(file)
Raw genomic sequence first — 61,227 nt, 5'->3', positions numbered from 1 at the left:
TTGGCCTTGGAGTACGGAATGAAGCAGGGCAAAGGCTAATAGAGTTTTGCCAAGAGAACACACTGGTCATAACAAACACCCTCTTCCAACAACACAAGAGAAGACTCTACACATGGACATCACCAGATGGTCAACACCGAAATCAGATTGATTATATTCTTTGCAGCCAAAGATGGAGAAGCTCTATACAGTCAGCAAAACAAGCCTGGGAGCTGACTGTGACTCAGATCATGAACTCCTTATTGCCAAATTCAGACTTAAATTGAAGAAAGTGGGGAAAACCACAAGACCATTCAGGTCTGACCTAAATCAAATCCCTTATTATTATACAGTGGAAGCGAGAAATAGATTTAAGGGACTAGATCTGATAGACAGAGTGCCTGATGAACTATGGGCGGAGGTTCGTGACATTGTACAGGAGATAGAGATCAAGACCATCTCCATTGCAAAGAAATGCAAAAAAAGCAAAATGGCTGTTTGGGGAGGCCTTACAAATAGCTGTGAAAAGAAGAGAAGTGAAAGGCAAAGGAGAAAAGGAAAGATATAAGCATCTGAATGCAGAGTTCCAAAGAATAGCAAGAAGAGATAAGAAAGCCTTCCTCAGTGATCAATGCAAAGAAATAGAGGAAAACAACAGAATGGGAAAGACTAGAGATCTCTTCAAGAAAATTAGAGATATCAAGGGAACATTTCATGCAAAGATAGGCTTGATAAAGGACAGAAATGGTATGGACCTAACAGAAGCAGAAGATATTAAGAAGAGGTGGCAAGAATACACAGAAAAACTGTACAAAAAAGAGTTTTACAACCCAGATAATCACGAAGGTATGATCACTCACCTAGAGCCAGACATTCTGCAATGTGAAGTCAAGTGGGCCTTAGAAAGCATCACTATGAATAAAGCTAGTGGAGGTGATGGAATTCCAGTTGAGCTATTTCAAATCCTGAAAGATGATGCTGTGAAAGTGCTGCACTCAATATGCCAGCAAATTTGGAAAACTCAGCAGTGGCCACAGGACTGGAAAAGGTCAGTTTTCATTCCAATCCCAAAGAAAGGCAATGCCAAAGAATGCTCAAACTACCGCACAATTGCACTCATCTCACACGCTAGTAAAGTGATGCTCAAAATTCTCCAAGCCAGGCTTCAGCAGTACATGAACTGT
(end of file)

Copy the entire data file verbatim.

Raw genomic sequence first — 61,227 nt, 5'->3', positions numbered from 1 at the left:
TTGGCCTTGGAGTACGGAATGAAGCAGGGCAAAGGCTAATAGAGTTTTGCCAAGAGAACACACTGGTCATAACAAACACCCTCTTCCAACAACACAAGAGAAGACTCTACACATGGACATCACCAGATGGTCAACACCGAAATCAGATTGATTATATTCTTTGCAGCCAAAGATGGAGAAGCTCTATACAGTCAGCAAAACAAGCCTGGGAGCTGACTGTGACTCAGATCATGAACTCCTTATTGCCAAATTCAGACTTAAATTGAAGAAAGTGGGGAAAACCACAAGACCATTCAGGTCTGACCTAAATCAAATCCCTTATTATTATACAGTGGAAGCGAGAAATAGATTTAAGGGACTAGATCTGATAGACAGAGTGCCTGATGAACTATGGGCGGAGGTTCGTGACATTGTACAGGAGATAGAGATCAAGACCATCTCCATTGCAAAGAAATGCAAAAAAAGCAAAATGGCTGTTTGGGGAGGCCTTACAAATAGCTGTGAAAAGAAGAGAAGTGAAAGGCAAAGGAGAAAAGGAAAGATATAAGCATCTGAATGCAGAGTTCCAAAGAATAGCAAGAAGAGATAAGAAAGCCTTCCTCAGTGATCAATGCAAAGAAATAGAGGAAAACAACAGAATGGGAAAGACTAGAGATCTCTTCAAGAAAATTAGAGATATCAAGGGAACATTTCATGCAAAGATAGGCTTGATAAAGGACAGAAATGGTATGGACCTAACAGAAGCAGAAGATATTAAGAAGAGGTGGCAAGAATACACAGAAAAACTGTACAAAAAAGAGTTTTACAACCCAGATAATCACGAAGGTATGATCACTCACCTAGAGCCAGACATTCTGCAATGTGAAGTCAAGTGGGCCTTAGAAAGCATCACTATGAATAAAGCTAGTGGAGGTGATGGAATTCCAGTTGAGCTATTTCAAATCCTGAAAGATGATGCTGTGAAAGTGCTGCACTCAATATGCCAGCAAATTTGGAAAACTCAGCAGTGGCCACAGGACTGGAAAAGGTCAGTTTTCATTCCAATCCCAAAGAAAGGCAATGCCAAAGAATGCTCAAACTACCGCACAATTGCACTCATCTCACACGCTAGTAAAGTGATGCTCAAAATTCTCCAAGCCAGGCTTCAGCAGTACATGAACTGT